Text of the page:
Discovery of Streptomycin by Dr. Selman Waksman

Discovery of Streptomycin by Dr. Selman Waksman

Streptomycin, an antibiotic, was discovered by Dr. Selman Waksman, a Ukrainian-born American biochemist and microbiologist. The discovery marked a significant milestone in the field of medicine, as streptomycin became the first antibiotic effective against tuberculosis (TB) and many other bacterial infections. The development of streptomycin paved the way for the modern use of antibiotics and revolutionized the treatment of infectious diseases.


  • Dr. Selman Waksman and his research team, which included Albert Schatz, a graduate student, isolated streptomycin from the soil bacterium Streptomyces griseus. The discovery was made in their laboratory at Rutgers University in New Jersey, USA. Streptomycin was effective against many bacteria, including Mycobacterium tuberculosis, the causative agent of tuberculosis. Its ability to combat TB was a major breakthrough, as TB was a leading cause of death worldwide.
  • Dr. Selman Waksman was awarded the Nobel Prize in Physiology or Medicine in 1952 for his discovery of streptomycin.
  • Waksman coined the term “antibiotics” and is often called the “Father of Antibiotics.”
  • Albert Schatz, who played a crucial role in the discovery, was not recognized with a Nobel Prize, leading to a legal dispute between Schatz and Waksman.

Effects on Pop Culture: While the discovery of streptomycin may not have directly impacted pop culture, its significance in the medical field has been widely recognized and celebrated. For example:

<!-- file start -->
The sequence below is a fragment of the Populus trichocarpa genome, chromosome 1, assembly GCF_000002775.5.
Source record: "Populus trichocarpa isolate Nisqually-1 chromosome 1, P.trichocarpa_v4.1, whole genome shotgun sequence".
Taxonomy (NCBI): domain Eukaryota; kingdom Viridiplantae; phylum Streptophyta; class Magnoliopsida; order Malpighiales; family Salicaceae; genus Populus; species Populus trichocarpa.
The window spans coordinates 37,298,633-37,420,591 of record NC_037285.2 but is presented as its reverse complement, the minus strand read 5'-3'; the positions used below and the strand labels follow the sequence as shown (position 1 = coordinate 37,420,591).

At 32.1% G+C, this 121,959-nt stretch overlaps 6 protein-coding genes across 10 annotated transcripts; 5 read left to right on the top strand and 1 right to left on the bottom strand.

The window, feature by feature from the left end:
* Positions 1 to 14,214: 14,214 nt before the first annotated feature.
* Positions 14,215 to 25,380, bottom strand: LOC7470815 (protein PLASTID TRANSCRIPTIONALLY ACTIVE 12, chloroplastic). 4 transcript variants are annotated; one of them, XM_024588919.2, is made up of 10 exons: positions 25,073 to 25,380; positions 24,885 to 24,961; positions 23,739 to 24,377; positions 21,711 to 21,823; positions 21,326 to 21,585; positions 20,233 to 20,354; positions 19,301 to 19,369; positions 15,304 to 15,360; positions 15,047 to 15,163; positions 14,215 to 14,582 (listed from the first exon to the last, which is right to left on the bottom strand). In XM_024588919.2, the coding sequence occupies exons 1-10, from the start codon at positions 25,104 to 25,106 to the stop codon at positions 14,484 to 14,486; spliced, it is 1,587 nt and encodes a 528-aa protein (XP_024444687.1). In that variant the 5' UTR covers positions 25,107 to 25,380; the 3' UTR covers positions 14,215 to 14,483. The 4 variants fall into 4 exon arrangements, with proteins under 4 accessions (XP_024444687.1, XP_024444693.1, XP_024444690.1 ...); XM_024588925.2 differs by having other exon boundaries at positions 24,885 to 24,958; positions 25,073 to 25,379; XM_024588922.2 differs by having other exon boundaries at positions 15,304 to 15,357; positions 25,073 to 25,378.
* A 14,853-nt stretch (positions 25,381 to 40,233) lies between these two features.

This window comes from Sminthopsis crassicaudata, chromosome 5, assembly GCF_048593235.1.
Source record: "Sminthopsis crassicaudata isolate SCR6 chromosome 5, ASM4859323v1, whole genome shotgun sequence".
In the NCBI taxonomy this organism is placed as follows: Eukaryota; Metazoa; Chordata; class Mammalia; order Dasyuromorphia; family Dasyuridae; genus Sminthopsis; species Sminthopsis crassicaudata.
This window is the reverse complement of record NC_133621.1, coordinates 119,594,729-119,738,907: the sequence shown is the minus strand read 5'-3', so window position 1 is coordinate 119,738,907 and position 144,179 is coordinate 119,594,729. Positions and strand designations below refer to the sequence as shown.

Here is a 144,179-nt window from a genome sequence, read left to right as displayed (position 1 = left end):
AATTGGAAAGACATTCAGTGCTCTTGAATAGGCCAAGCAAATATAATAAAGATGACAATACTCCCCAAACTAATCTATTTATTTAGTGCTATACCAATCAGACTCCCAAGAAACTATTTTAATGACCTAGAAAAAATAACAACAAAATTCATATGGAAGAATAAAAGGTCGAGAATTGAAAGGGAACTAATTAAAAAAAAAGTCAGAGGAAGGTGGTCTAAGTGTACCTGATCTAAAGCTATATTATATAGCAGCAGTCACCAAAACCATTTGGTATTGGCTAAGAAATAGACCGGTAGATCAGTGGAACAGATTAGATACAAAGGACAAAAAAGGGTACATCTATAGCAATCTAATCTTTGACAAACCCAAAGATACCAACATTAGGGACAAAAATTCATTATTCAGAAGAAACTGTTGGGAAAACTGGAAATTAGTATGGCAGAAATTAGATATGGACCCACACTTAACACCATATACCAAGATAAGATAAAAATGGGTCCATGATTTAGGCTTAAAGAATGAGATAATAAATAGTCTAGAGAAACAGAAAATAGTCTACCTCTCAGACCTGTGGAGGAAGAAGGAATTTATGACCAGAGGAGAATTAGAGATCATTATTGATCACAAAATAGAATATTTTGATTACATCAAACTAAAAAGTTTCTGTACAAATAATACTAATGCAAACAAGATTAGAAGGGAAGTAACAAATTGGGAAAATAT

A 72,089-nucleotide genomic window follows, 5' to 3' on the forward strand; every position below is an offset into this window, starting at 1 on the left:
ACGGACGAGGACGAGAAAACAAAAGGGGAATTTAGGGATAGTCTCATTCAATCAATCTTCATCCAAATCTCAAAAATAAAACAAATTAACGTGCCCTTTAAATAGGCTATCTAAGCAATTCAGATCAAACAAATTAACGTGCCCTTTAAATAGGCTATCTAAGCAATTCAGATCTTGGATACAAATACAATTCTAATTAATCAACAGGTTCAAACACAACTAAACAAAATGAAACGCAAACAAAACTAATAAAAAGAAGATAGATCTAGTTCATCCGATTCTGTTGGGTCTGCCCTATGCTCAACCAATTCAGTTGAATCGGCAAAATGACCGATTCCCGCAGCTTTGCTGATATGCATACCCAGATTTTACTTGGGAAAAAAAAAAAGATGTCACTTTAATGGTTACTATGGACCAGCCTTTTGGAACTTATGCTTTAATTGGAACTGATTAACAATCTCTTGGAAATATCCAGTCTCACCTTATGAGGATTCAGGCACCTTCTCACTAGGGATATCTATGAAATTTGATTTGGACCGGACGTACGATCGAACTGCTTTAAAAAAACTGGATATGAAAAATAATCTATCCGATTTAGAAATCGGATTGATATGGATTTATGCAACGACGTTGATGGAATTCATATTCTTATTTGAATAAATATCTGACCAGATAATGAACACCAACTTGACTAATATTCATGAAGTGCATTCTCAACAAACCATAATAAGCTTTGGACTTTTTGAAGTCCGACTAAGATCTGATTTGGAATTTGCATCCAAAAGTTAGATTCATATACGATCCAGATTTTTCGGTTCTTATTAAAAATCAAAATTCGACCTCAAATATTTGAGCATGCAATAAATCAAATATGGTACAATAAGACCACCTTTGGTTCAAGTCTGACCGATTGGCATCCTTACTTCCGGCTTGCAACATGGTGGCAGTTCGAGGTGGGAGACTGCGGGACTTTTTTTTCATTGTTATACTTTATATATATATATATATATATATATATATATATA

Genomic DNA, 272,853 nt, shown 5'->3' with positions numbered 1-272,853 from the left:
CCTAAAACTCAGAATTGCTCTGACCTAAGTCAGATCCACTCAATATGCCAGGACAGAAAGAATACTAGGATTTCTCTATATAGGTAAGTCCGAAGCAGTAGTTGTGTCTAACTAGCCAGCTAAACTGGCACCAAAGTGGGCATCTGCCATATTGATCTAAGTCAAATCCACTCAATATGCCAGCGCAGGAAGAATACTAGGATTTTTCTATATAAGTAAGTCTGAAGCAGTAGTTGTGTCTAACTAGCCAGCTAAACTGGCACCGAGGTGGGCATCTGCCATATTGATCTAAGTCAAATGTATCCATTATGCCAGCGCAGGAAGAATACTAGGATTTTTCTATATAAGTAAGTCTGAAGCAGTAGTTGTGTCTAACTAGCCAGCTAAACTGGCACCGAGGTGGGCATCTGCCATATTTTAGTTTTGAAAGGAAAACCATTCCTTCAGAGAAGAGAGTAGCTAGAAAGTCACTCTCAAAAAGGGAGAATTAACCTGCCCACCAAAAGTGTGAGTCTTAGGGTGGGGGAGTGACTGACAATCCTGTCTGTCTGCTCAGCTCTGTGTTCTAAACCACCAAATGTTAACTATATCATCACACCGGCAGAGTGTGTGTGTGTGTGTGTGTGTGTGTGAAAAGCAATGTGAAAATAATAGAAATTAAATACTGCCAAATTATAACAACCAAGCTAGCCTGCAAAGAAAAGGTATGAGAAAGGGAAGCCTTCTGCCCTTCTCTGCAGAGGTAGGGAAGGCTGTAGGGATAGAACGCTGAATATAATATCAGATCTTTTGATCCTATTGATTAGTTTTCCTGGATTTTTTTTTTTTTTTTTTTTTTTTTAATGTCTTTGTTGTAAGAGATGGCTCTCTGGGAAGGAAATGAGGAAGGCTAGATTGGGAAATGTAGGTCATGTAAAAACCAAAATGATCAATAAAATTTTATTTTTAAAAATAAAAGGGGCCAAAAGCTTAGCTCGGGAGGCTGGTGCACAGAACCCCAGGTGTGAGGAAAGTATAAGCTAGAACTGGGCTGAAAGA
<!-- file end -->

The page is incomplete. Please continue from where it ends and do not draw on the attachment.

• Dr. Selman Waksman’s life and achievements have been featured in various documentaries and biographical works.
  • The discovery has been cited in numerous books, articles, and educational materials related to the history of medicine and the development of antibiotics.

Prominent People and Countries Involved:

  • Dr. Selman Waksman: As the scientist who discovered streptomycin, Dr. Waksman played a crucial role in revolutionizing the treatment of infectious diseases and was awarded the Nobel Prize for his work.
  • Albert Schatz: Schatz, a graduate student who collaborated with Waksman on the discovery, also made significant contributions to the development of streptomycin, although his role was not as widely recognized.
  • United States: As the country where the discovery of streptomycin took place, the United States has played a significant role in developing and distributing this life-saving antibiotic.

In summary, the discovery of streptomycin by Dr. Selman Waksman and his team in 1943 marked a turning point in treating infectious diseases, particularly tuberculosis. The development of this antibiotic revolutionized medicine and has been celebrated for its impact on global health. Dr. Waksman’s contributions to the field earned him the Nobel Prize, and the story of streptomycin’s discovery remains an important part of the history of medical advancements.